Eric Bray is Academic Director at the Kyoto YMCA English School, in Japan.
Levels Aims Class Time Resources
Develop knowledge of word forms
Extend the range of meanings for known words
- Choose a set of words or forms to work with. These could be prepositions, prefixes or suffixes, phrasal verbs (e.g., the preposition against; or the suffix –ful).
- Ask students to form groups and to think of many ways in which the word can be used. In the case of against, for example, students might produce:
Lean against the wall.
I’m against your suggestion.
For and against.
It’s against my expectation.
I’m not against what you say.
It’s against the law.
- Set a time limit and let students use their imaginations. By pooling their resources, they should be able to generate at least six or more examples.
- Ask groups to read out their examples. Give further explanations concerning usage. Correct any unacceptable explanations and give reasons.
After all the examples have been gathered, get the class to classify them into meaning groups or to find the underlying meaning of the item.
Ronald Jackup is a freelance ESL teacher and writer.
These activities were originally published in New Ways in Teaching Vocabulary, published by TESOL. TESOL retains all copyright.
Nation, P. (Ed.). (1994). New ways in teaching vocabulary. Alexandria, VA: Teachers of English to Speakers of Other Languages, Inc. (TESOL).
Gatsby to Jobs: Concentrating on Culture in the Classroom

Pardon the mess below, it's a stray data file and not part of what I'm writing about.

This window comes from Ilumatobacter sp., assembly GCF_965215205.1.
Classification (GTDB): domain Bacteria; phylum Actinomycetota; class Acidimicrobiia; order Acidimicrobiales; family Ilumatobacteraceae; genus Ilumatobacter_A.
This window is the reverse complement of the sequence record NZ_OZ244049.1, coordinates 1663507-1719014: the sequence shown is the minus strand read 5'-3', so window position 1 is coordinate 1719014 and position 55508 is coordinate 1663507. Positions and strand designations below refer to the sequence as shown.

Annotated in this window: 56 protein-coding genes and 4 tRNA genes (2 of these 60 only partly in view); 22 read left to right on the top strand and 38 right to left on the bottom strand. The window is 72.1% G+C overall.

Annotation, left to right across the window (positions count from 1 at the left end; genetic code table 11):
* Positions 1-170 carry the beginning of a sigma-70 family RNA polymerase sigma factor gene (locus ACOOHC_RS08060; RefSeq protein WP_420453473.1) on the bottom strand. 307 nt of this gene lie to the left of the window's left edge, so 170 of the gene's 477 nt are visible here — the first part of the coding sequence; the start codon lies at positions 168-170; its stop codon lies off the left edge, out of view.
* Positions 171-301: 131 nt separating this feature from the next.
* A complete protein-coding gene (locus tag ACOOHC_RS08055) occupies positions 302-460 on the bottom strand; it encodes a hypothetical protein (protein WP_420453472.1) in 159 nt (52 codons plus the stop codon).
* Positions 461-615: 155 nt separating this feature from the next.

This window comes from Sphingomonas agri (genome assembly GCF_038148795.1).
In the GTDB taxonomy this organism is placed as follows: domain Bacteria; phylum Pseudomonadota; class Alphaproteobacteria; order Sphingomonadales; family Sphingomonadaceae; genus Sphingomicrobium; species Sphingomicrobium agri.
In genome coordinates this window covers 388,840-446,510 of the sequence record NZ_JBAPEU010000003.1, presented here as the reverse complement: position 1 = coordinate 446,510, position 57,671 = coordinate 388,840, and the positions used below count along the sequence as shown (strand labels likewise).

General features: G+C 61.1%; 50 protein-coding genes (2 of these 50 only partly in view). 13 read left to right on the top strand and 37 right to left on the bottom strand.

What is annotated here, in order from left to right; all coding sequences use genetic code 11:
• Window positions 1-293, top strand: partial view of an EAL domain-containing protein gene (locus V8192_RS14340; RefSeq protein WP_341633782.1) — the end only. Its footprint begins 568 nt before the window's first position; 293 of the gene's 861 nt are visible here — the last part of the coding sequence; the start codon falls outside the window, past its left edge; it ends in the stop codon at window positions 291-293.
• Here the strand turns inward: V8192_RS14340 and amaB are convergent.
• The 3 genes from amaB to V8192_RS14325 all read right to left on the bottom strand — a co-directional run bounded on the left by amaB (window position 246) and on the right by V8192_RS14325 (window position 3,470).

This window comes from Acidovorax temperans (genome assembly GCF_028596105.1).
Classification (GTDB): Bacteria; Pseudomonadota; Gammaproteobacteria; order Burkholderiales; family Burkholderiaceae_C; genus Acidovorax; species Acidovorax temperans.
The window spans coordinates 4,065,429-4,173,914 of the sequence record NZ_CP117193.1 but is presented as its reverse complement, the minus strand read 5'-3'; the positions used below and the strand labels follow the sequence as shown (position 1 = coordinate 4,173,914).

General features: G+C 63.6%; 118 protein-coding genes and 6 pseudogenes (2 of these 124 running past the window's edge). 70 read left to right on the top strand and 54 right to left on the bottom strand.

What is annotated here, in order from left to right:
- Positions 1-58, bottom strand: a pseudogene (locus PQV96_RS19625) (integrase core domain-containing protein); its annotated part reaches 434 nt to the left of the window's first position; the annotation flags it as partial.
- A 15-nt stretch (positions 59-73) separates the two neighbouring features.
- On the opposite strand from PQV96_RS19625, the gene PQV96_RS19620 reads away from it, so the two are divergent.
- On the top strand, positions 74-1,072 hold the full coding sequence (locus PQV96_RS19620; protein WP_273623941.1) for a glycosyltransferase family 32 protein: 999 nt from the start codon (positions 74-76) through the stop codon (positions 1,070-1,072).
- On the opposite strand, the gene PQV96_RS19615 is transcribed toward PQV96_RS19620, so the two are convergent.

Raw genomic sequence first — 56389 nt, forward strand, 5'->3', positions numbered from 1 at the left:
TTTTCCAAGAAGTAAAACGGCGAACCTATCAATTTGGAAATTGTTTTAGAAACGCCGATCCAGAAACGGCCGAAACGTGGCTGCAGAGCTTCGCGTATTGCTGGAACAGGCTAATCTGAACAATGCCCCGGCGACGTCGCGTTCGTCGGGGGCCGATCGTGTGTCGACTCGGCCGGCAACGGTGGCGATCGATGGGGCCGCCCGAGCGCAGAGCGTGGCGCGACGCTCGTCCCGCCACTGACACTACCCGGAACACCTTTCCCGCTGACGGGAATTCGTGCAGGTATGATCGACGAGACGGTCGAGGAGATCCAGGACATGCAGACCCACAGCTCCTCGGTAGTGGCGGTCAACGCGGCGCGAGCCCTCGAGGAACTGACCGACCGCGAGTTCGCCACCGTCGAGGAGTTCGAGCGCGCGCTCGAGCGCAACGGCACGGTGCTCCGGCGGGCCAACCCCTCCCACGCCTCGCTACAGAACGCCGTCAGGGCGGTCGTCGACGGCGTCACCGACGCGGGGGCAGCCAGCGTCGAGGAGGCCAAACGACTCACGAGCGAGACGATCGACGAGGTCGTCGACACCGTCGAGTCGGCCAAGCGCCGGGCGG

by Sarah Carol Kassas
This cultural unit incorporates literature, music, history, video, and plenty of opportunities for interactivity.
Before my ESL students at the University of Iowa started reading The Great Gatsby in class, Baz Lurhmann’s The Great Gatsby had already been released in theaters, and I recommended they see the film. One of my students remarked, “Oh, I didn’t know that this was a novel. I thought it was just a movie.” This was a good indication to me before our class started that while international students may watch American films or follow American celebrities, they are not all aware of the influence American literature has had on American culture.
Many international students arrive in the United States without the cultural awareness needed to successfully interpret content, participate in class discussions, and compete with their American peers. This can create a lot of frustration for them and can make it difficult to cope with the expectations of a university classroom. Furthermore, foreign students are interested in learning about and becoming a part of American culture. As one of my students remarked, “American culture is the thing that all overseas students want to know because we want to adjust to this environment. This land encouraged people to work hard, to try their best to do what they want to do, to achieve their dreams.” Therefore, it is essential as language teachers that we find ways to expose our students to American culture or the target English culture in which the language is being studied.
Setting the Stage
Literature is an effective way to expose ESL students to both language and culture. As Hedgcock and Ferris (2009) point out,
Because cultural awareness and sociolinguistic competence can be the most difficult aspects of second language learning and teaching, providing students a window into the target culture through its literature can be authentic and engaging for students to cultivate communicative competence. (p. 248)